Resourcing the science shop project
Funding and human are the two key resources that are required for any successful implementation of the science shop project and there is a need to be explicit about how these resources will be made available.
Whereas full grant funding conditions will be published with each call for proposals, there are three basic questions that need to be addressed upfront in this regard:
(a) Costing the research project
Each university has its own guidelines or costing structure for pricing grant-funded research projects as approved by an appropriate internal authority. Despite being worded differently, such pricing arrangements are well comparable as they are informed by Universities South Africa (USA) recommended Expenditure Apportionment method. It would therefore be a reasonable approach for each university to use its own approved guidelines to cost its research proposal.
(b) Access to grant funding
Two approaches will be used to enable public universities to access funding:
i. SAASTA will annually publish a call for community-based research proposals from qualifying universities. In order to enable alignment with the government financial year, the entire process, including assessment of proposals and relevant contracting will have to be completed by the 31st of March of the outgoing financial year so that grant payments are made to universities during the first quarter of the new financial year.
ii. Emergency requests for community-based research grant funding will be accommodated, depending on the surrounding circumstances. Emergency requests refer to those proposals that will be submitted to SAASTA without a call, but prompted by an urgent community need to get better informed for participation in a discussion and/or take evidence-based decision. For a request to qualify under this category, the timeframes for the matter under consideration will be a deciding factor.
(c) Complementary funding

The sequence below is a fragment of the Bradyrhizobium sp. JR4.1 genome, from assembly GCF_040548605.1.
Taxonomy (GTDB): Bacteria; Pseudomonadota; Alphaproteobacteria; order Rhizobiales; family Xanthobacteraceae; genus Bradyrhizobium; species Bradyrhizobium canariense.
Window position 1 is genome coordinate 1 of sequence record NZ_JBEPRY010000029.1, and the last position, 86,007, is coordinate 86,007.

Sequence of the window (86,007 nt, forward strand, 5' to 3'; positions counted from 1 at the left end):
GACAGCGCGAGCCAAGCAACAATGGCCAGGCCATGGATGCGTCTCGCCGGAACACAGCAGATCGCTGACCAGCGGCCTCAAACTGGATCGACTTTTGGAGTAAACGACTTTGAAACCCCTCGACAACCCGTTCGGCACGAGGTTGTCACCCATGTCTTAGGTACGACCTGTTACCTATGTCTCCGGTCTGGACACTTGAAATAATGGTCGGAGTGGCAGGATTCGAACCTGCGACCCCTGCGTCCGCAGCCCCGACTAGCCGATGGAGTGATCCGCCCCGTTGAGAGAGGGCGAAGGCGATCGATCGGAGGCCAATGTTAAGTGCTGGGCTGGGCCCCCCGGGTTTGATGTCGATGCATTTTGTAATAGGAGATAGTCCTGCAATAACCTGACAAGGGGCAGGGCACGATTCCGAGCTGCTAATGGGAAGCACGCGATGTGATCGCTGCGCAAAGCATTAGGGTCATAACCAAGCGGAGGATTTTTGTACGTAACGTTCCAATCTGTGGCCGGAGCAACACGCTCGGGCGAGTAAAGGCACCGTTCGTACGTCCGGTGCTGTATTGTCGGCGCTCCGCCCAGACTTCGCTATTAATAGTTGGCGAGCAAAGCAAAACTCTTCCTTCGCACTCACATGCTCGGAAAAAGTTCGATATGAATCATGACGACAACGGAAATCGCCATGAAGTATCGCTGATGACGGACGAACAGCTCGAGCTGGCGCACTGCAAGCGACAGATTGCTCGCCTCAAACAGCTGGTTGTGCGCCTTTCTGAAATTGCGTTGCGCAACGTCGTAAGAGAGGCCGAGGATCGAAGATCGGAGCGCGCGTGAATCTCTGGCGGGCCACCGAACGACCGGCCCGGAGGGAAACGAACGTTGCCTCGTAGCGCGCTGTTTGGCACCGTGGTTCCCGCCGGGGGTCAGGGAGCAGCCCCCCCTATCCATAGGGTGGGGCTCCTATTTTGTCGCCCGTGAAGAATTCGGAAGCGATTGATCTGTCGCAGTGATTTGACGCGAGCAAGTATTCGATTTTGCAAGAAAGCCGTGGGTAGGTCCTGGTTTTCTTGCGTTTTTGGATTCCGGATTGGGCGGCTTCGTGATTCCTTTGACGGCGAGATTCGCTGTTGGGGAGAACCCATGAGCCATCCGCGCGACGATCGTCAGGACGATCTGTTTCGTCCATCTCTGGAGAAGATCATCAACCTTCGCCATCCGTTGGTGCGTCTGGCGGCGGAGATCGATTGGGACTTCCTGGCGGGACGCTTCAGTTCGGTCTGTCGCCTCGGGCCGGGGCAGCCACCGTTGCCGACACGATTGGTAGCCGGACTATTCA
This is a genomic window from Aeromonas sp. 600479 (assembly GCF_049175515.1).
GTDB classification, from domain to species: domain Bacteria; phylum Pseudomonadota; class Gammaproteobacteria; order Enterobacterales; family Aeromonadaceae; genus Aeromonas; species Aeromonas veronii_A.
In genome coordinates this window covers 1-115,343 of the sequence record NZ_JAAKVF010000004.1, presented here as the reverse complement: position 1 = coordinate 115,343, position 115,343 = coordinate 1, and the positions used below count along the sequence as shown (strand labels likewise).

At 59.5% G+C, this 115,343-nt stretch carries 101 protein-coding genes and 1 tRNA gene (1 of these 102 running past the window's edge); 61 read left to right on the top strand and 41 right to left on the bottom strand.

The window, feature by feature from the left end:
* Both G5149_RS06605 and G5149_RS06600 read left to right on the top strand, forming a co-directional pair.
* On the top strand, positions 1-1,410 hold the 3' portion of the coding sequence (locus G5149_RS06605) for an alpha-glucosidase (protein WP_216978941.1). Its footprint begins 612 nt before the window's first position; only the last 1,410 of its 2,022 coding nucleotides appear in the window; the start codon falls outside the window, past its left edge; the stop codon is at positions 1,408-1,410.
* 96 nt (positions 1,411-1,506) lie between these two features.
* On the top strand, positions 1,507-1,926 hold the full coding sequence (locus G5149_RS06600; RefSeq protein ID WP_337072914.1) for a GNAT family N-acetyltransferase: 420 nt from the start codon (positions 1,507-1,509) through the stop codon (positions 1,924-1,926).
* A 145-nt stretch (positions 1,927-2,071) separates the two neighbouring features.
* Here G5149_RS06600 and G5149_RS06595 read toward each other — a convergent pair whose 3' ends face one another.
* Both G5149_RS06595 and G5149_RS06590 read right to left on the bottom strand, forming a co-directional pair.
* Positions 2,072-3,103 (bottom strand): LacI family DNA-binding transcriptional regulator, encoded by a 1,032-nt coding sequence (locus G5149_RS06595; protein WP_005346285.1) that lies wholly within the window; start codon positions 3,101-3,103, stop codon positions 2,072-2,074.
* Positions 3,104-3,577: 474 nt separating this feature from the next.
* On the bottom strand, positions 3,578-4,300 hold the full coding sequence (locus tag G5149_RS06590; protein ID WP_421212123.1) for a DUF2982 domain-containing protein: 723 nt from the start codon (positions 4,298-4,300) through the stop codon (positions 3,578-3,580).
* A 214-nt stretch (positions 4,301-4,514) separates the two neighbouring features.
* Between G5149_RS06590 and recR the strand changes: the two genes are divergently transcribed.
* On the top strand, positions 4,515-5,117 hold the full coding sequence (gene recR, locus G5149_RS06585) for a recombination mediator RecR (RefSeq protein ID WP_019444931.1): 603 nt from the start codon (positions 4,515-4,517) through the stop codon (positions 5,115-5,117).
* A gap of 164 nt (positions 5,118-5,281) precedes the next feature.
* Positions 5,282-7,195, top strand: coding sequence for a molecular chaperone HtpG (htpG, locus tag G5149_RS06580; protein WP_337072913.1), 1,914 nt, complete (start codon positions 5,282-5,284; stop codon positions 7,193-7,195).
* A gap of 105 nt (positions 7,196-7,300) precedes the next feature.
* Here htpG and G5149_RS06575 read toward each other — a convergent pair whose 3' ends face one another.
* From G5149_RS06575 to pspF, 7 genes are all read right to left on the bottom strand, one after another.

A university that has secured insufficient funding for a community-based research from other sources can seek further funding from the science shop grant funding facility to make up for the shortfall. On a related note, a science shop grant-funded project can be complemented by other sources. In instances where a community-based research project is co-funded, its branding would reflect such.
Availability of human resources required for funded community-based research projects will be achieved in the following ways:
(a) University staff-based expert pool
In their nature, universities are multidisciplinary institutions – making it possible that each time there is a science shop project, the project host university will identify suitable individuals from its academic staff complement to constitute a research team that will disband at the end of the project. Where necessary, a university can source expertise from other universities or related institutions to make up for required rare skills.
(b) DSI-National Youth Service programme
The DSI runs a national youth service initiative, through which unemployed graduates are deployed to institutions whose work complement the strategic objectives of the Department in one way or another. Through this programme, universities will identify their postgraduate students to participate in the community-based research project. These students will be paid monthly stipends based on applicable scales for the duration of their involvement in the community-based research project.
(c) Community participation
During the community-based research proposal conceptualisation, the university and the community will determine and agree on the kinds and timing of labour to be supplied by the community in the research project.